What Evidence Do You Need to Support Your Claim for VA Benefits?
The VA needs all available evidence to make an accurate decision on your claim. It is in your best interests to provide VA with all evidence necessary for a favorable decision in your case. If you cannot acquire the evidence yourself, you should notify the VA of its existence and request that they obtain the evidence on your behalf.
To receive service-connected compensation, you typically must demonstrate the following:
- You must have separated from active military service with a discharge other than dishonorable;
- You must have medical evidence of a current diagnosed disability;
- Evidence of an in-service illness, injury, or event; and
- Medical evidence supporting a link between the in-service illness, injury, or event and your current diagnosis.
Many veterans run into issues when they do not provide enough supporting evidence of a link between their service in their current diagnosis. Another common issue veterans face is the assignment of an incorrect disability rating.
To avoid unnecessary delays or improper claim denials, make sure you submit all the necessary evidence when you initially file your claim.
Evidence Showing Separation from Service
The first requirement to receive disability compensation can be met by providing the VA with your DD Form 214, also known as your military separation papers. This requirement usually does not cause as many issues as the other requirements for disability compensation because a DD Form 214 is fairly easy to acquire and the Veteran’s discharge status is written directly on the form.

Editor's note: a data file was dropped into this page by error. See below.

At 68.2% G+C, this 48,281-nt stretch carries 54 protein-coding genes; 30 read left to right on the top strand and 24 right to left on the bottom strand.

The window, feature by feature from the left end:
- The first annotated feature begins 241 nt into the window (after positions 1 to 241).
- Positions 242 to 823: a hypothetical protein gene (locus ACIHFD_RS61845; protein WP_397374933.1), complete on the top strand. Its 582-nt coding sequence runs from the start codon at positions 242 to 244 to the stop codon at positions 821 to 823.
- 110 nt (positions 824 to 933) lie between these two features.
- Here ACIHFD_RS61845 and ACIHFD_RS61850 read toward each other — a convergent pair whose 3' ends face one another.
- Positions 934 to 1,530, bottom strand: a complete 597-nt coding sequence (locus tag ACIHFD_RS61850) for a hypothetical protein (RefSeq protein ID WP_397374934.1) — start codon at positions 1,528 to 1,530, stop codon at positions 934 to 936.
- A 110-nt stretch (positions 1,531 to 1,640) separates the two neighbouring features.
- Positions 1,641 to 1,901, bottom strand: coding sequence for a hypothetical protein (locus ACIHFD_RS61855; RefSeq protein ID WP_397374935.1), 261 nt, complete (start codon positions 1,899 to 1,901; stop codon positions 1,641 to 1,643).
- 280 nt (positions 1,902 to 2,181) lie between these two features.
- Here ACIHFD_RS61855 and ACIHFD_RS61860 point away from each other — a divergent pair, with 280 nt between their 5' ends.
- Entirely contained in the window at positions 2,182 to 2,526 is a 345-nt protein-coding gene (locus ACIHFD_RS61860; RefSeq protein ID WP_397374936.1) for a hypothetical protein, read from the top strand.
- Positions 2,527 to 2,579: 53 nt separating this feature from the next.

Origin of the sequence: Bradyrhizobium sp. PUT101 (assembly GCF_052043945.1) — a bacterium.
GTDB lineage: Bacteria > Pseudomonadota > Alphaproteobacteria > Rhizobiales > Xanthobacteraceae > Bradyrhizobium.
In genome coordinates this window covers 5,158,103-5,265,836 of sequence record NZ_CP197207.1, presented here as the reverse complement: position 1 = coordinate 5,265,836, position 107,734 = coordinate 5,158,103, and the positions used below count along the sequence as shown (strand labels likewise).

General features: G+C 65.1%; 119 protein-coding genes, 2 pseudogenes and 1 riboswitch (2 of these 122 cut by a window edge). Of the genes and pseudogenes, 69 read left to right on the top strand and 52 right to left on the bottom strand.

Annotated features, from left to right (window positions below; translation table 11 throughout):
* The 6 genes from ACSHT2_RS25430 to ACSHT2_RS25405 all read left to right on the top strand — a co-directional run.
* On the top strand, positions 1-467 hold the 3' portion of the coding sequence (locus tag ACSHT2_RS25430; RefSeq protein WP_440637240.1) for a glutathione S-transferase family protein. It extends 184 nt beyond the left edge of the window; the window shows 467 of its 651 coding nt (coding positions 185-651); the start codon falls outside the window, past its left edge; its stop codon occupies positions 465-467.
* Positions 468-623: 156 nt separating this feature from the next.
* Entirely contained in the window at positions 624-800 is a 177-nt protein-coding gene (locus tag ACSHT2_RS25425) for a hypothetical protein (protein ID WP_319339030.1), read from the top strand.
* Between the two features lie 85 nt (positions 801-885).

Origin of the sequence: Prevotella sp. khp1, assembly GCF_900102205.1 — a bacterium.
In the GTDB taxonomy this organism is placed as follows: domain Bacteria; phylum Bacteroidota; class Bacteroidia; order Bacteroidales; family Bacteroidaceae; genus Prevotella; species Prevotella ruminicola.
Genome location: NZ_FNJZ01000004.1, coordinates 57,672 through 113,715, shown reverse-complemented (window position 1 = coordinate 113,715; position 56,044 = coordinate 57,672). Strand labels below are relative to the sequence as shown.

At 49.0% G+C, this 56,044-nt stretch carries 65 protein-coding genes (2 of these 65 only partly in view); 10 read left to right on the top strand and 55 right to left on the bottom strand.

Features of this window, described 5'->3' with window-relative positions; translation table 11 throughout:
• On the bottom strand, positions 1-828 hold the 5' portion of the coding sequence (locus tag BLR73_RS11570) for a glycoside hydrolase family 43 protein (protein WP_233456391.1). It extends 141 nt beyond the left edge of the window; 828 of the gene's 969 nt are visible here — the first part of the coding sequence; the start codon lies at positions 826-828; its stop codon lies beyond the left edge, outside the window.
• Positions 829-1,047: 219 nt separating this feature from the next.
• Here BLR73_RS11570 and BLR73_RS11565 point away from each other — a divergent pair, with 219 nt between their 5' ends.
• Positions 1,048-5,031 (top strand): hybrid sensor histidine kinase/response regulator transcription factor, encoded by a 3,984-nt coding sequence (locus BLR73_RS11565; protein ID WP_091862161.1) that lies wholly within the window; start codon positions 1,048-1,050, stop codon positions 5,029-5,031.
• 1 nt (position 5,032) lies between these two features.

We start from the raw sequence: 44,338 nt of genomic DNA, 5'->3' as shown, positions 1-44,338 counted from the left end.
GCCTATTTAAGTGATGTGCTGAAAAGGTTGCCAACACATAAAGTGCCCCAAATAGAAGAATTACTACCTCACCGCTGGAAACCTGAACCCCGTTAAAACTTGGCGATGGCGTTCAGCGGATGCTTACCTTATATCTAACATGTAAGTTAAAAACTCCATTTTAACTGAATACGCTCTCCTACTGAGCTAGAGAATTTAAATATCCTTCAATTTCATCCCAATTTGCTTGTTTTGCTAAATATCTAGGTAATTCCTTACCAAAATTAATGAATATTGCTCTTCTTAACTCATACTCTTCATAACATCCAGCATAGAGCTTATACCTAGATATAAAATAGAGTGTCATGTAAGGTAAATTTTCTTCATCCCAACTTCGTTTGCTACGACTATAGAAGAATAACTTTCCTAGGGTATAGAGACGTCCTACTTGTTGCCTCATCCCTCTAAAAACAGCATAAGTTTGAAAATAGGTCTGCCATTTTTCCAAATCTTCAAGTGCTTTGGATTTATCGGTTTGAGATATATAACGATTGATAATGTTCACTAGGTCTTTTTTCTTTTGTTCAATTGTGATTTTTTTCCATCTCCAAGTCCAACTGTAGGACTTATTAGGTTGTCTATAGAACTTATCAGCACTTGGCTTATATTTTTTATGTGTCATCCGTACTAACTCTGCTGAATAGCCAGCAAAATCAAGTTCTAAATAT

Evidence Showing Service-Connection
To show direct service-connection, you need to provide the VA with evidence that your disability was incurred in or is due to a specific event or injury that occurred during your military service. Some examples of evidence that could support service-connection are:
- service medical records
- Pictures of your wounds or injuries
- Buddy statements from fellow veterans who knew about your injury or illness
- Separation health assessments
- Statements from your spouse, family members, or friends stating how your injury has affected you
- A statement from your doctor giving the opinion that your current disability is related to an event that happened during your military service
Evidence Proving Your Current Disability
In order to be eligible for service-connected disability compensation from the VA, you must provide medical evidence of a diagnosed disability. You will also want to document the full extent and frequency of all of your symptoms because in most cases your rating will be based on the severity of your symptoms.
Provide the VA with a doctor’s diagnosis of your current disability. Statements from friends and family members may also provide evidence of the severity of your disability and how it impacts your daily life.
For some conditions, the difference between mild symptoms and moderate symptoms can result in a higher rating. You may want to consult with a veterans attorney for assistance in thoroughly developing your claim.
If you are a veteran working to file a claim for disability benefits or want to file an appeal and need to speak with an attorney, contact one of the experienced attorneys at Chisholm Chisholm & Kilpatrick. Call our office in Providence at 401-331-6300 to receive your no-cost case evaluation.
Category: Veterans Law